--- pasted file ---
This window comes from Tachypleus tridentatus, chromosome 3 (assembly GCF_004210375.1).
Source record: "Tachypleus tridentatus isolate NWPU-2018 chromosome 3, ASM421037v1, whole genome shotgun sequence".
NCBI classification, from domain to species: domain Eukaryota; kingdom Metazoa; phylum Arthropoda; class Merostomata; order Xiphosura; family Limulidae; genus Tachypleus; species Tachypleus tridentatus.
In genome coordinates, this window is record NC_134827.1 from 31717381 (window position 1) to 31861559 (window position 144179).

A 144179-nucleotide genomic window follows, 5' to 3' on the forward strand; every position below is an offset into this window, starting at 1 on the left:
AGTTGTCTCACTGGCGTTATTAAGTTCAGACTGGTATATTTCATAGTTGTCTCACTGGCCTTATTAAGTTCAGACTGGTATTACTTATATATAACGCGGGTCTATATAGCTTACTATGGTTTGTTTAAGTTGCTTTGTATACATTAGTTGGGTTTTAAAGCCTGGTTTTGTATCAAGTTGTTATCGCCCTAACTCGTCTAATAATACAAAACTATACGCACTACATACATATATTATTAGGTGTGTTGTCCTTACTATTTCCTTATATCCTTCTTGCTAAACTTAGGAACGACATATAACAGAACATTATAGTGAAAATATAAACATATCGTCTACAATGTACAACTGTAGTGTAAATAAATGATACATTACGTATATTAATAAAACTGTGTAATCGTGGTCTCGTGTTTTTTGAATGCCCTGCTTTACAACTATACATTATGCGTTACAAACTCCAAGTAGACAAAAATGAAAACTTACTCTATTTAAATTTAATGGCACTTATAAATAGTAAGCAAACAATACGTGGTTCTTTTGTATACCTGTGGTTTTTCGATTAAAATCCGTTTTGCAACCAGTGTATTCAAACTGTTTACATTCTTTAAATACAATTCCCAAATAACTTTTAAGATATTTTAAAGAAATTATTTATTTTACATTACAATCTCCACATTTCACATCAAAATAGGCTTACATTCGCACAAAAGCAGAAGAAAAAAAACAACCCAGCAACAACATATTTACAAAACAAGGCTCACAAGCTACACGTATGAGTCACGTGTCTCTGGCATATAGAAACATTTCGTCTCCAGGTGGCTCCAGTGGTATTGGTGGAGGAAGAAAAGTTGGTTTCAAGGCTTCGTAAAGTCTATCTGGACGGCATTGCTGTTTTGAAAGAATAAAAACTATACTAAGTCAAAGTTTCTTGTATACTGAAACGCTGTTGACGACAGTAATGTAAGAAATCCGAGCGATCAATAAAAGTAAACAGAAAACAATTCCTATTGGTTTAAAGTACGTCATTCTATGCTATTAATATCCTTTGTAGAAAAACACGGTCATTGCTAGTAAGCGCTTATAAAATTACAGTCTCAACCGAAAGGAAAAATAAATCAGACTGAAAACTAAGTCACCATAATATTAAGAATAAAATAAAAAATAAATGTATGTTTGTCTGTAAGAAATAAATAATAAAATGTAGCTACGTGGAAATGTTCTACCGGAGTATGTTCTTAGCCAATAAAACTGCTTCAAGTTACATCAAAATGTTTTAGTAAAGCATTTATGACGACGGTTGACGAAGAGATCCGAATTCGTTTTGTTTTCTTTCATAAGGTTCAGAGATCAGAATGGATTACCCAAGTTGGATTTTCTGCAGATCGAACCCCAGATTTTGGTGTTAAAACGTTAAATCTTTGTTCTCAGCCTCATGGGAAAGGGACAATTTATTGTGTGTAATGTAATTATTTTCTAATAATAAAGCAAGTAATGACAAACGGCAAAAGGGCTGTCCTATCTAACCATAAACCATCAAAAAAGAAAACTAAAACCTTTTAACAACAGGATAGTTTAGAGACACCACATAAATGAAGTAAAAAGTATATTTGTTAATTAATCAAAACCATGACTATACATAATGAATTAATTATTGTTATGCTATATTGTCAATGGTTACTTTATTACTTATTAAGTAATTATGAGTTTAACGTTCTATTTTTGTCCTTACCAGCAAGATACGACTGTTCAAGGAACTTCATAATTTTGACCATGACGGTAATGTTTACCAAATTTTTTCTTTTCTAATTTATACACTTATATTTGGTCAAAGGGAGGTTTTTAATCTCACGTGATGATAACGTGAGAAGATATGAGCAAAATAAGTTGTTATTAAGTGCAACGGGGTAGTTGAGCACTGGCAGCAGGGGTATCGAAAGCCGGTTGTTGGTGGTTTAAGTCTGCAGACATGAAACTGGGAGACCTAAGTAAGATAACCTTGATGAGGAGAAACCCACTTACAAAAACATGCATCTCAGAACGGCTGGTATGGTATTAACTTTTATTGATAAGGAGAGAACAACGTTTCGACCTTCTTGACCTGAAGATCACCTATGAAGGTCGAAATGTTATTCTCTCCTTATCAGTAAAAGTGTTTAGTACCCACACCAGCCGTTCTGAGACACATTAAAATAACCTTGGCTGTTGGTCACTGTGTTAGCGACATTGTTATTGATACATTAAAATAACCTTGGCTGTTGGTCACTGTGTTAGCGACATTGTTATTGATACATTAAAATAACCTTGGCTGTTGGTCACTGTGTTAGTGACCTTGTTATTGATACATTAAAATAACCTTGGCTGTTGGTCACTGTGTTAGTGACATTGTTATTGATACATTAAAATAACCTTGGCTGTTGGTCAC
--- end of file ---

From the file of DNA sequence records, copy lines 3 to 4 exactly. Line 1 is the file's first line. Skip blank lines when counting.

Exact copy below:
NCBI classification, from domain to species: domain Eukaryota; kingdom Metazoa; phylum Arthropoda; class Merostomata; order Xiphosura; family Limulidae; genus Tachypleus; species Tachypleus tridentatus.
In genome coordinates, this window is record NC_134827.1 from 31717381 (window position 1) to 31861559 (window position 144179).